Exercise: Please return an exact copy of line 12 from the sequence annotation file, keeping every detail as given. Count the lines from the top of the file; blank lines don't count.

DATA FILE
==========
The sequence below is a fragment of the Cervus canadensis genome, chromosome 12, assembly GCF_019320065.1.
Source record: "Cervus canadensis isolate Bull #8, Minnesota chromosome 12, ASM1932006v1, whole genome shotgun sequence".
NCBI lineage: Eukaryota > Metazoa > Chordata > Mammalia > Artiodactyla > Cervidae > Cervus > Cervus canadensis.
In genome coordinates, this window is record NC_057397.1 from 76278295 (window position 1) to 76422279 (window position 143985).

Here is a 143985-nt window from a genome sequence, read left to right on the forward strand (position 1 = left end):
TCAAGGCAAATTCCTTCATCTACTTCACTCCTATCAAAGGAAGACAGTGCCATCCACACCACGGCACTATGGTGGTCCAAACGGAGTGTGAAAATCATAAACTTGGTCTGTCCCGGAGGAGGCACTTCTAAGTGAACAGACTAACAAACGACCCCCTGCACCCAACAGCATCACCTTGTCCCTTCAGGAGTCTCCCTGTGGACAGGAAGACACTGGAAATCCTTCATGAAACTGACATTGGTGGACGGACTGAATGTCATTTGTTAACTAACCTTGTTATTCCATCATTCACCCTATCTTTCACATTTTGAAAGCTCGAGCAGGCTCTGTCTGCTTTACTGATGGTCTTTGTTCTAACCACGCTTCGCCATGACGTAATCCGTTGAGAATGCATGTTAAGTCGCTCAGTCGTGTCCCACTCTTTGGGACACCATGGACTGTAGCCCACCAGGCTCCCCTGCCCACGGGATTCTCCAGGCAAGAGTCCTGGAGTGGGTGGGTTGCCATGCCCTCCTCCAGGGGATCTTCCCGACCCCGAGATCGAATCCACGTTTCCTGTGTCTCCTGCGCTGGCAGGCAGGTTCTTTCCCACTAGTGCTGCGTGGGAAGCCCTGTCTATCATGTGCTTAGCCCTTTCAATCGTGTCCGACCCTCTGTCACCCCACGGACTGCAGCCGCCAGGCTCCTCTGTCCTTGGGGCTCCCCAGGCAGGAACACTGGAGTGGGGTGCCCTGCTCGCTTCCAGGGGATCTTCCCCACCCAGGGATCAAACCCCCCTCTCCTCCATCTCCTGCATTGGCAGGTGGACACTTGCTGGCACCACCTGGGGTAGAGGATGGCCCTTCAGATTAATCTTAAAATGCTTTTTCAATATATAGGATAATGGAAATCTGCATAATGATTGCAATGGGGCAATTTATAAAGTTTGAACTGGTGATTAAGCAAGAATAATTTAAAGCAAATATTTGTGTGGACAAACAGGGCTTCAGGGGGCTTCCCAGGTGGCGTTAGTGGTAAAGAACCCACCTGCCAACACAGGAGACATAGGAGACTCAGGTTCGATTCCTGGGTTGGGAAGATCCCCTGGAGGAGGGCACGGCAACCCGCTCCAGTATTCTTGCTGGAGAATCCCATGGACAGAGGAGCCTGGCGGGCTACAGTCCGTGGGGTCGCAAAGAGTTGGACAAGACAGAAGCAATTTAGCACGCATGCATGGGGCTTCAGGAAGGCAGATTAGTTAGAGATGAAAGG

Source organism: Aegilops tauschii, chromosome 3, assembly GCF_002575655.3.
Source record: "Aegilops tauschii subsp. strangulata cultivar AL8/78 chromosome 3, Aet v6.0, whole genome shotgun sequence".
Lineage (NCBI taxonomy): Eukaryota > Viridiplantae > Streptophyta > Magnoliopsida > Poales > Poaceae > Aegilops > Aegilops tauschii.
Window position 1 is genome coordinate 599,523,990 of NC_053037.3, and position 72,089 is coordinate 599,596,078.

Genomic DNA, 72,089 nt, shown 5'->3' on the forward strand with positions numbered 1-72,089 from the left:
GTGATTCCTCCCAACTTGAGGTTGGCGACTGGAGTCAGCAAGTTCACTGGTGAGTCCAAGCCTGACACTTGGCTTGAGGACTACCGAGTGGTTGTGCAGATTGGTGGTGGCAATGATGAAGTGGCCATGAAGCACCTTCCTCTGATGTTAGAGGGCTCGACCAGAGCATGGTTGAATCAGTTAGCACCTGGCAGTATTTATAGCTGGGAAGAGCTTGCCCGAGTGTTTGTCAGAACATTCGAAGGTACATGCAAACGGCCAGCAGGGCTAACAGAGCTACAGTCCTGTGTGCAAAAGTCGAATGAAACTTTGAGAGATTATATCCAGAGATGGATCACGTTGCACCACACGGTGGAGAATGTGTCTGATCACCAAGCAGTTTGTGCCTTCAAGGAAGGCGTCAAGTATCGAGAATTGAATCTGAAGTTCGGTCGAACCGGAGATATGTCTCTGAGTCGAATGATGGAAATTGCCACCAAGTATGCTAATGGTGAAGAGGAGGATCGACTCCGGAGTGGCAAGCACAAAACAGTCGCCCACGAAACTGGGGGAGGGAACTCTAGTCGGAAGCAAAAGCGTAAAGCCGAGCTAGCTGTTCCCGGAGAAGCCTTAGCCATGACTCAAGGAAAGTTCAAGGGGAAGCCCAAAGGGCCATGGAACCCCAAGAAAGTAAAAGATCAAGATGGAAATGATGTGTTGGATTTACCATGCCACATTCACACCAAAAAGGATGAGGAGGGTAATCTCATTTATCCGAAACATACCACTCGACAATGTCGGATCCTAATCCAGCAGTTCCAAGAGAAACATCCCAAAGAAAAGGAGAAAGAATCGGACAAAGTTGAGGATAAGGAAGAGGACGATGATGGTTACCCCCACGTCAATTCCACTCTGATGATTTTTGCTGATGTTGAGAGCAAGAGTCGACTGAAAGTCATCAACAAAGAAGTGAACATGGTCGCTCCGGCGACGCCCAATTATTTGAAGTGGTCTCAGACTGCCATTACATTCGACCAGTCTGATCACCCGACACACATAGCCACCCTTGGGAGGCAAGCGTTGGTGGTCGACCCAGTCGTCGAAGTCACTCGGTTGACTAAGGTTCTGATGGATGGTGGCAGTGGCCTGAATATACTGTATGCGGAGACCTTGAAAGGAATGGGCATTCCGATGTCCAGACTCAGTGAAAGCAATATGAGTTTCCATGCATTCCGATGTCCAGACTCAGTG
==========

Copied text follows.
GTGATTCCTCCCAACTTGAGGTTGGCGACTGGAGTCAGCAAGTTCACTGGTGAGTCCAAGCCTGACACTTGGCTTGAGGACTACCGAGTGGTTGTGCAGATTGGTGGTGGCAATGATGAAGTGGCCATGAAGCACCTTCCTCTGATGTTAGAGGGCTCGACCAGAGCATGGTTGAATCAGTTAGCACCTGGCAGTATTTATAGCTGGGAAGAGCTTGCCCGAGTGTTTGTCAGAACATTCGAAGGTACATGCAAACGGCCAGCAGGGCTAACAGAGCTACAGTCCTGTGTGCAAAAGTCGAATGAAACTTTGAGAGATTATATCCAGAGATGGATCACGTTGCACCACACGGTGGAGAATGTGTCTGATCACCAAGCAGTTTGTGCCTTCAAGGAAGGCGTCAAGTATCGAGAATTGAATCTGAAGTTCGGTCGAACCGGAGATATGTCTCTGAGTCGAATGATGGAAATTGCCACCAAGTATGCTAATGGTGAAGAGGAGGATCGACTCCGGAGTGGCAAGCACAAAACAGTCGCCCACGAAACTGGGGGAGGGAACTCTAGTCGGAAGCAAAAGCGTAAAGCCGAGCTAGCTGTTCCCGGAGAAGCCTTAGCCATGACTCAAGGAAAGTTCAAGGGGAAGCCCAAAGGGCCATGGAACCCCAAGAAAGTAAAAGATCAAGATGGAAATGATGTGTTGGATTTACCATGCCACATTCACACCAAAAAGGATGAGGAGGGTAATCTCATTTATCCGAAACATACCACTCGACAATGTCGGATCCTAATCCAGCAGTTCCAAGAGAAACATCCCAAAGAAAAGGAGAAAGAATCGGACAAAGTTGAGGATAAGGAAGAGGACGATGATGGTTACCCCCACGTCAATTCCACTCTGATGATTTTTGCTGATGTTGAGAGCAAGAGTCGACTGAAAGTCATCAACAAAGAAGTGAACATGGTCGCTCCGGCGACGCCCAATTATTTGAAGTGGTCTCAGACTGCCATTACATTCGACCAGTCTGATCACCCGACACACATAGCCACCCTTGGGAGGCAAGCGTTGGTGGTCGACCCAGTCGTCGAAGTCACTCGGTTGACTAAGGTTCTGATGGATGGTGGCAGTGGCCTGAATATACTGTATGCGGAGACCTTGAAAGGAATGGGCATTCCGATGTCCAGACTCAGTGAAAGCAATATGAGTTTCCATGCATTCCGATGTCCAGACTCAGTG